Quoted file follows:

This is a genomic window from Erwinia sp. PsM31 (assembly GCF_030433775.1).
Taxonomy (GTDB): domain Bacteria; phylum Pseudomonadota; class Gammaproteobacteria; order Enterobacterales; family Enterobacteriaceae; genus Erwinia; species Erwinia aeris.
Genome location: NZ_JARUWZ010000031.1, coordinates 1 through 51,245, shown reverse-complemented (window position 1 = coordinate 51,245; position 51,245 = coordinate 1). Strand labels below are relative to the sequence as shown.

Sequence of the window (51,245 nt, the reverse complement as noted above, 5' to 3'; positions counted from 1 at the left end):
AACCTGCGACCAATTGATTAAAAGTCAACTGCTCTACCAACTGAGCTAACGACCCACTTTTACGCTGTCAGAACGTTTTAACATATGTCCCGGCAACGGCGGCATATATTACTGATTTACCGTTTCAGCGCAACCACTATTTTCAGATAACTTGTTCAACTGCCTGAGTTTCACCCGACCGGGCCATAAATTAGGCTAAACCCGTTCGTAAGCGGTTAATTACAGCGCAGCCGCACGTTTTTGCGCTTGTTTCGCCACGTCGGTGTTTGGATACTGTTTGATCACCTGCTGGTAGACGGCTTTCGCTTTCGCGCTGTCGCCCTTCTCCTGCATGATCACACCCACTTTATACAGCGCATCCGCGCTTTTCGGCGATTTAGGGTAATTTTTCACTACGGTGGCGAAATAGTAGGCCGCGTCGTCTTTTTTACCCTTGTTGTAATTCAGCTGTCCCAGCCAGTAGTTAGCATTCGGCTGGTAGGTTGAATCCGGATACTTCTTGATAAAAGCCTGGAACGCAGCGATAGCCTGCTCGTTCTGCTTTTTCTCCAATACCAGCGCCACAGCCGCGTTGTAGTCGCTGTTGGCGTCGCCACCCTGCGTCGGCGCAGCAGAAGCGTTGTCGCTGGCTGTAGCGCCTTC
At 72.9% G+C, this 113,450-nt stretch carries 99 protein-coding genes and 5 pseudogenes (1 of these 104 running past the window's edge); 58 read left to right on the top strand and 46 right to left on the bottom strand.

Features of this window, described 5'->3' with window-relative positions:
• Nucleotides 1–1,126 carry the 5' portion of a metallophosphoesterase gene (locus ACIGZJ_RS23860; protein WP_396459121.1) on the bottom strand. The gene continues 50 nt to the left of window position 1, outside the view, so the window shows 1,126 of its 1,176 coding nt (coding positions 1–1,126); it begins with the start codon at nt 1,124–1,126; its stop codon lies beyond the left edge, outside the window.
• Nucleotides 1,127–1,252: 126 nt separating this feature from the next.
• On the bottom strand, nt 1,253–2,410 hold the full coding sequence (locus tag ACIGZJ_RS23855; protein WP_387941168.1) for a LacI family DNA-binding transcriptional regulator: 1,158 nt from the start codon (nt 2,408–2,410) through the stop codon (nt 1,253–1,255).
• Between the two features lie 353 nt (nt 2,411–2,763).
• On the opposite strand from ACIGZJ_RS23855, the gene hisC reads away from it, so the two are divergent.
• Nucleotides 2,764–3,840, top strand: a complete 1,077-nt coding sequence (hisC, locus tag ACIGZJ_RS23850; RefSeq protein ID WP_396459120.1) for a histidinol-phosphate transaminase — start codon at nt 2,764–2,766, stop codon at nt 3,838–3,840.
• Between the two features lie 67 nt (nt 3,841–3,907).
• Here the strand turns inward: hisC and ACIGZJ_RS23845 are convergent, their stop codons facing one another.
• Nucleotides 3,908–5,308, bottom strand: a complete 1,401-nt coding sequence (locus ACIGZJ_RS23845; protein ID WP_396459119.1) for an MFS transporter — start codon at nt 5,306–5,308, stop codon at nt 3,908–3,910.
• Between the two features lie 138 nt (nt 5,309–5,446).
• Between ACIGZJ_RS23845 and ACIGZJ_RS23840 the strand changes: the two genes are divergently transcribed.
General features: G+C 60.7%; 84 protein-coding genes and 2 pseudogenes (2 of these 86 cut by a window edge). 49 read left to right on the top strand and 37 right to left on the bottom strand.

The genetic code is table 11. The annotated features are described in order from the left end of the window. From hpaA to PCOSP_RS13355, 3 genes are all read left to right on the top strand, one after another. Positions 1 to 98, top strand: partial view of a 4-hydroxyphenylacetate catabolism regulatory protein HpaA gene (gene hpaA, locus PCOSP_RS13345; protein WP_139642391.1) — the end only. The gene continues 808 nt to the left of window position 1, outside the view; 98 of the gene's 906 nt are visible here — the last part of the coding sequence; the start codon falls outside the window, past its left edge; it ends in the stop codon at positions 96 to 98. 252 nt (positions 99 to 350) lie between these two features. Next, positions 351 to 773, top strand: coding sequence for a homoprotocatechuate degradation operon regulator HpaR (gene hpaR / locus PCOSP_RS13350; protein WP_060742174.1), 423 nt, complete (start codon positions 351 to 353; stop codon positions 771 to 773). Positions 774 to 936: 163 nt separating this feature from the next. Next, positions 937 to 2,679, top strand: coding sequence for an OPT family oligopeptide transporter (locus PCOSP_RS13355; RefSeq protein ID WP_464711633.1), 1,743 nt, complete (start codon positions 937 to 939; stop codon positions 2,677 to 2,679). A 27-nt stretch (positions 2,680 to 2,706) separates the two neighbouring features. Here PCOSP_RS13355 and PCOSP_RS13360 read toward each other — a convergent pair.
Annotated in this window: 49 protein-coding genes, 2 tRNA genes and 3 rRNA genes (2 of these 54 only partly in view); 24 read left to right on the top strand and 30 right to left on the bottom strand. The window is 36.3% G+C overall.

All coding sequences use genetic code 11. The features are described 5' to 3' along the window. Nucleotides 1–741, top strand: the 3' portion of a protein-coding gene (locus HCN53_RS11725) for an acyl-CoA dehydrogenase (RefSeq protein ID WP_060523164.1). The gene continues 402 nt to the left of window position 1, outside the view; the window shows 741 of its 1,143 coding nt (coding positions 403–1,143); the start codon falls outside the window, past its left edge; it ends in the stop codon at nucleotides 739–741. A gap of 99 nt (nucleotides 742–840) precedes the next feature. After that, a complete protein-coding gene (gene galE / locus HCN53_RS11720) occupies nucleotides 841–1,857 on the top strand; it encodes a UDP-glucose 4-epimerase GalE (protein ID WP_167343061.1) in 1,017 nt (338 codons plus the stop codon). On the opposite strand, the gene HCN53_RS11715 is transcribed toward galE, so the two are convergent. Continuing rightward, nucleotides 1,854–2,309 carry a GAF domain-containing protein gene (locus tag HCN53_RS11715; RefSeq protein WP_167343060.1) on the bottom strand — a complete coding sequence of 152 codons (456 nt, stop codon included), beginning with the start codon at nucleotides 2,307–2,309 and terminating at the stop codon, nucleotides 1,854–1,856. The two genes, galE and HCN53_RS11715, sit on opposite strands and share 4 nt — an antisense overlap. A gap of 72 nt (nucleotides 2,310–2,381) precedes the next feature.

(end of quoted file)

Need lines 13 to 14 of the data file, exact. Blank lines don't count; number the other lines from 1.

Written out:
• Nucleotides 2,764–3,840, top strand: a complete 1,077-nt coding sequence (hisC, locus tag ACIGZJ_RS23850; RefSeq protein ID WP_396459120.1) for a histidinol-phosphate transaminase — start codon at nt 2,764–2,766, stop codon at nt 3,838–3,840.
• Between the two features lie 67 nt (nt 3,841–3,907).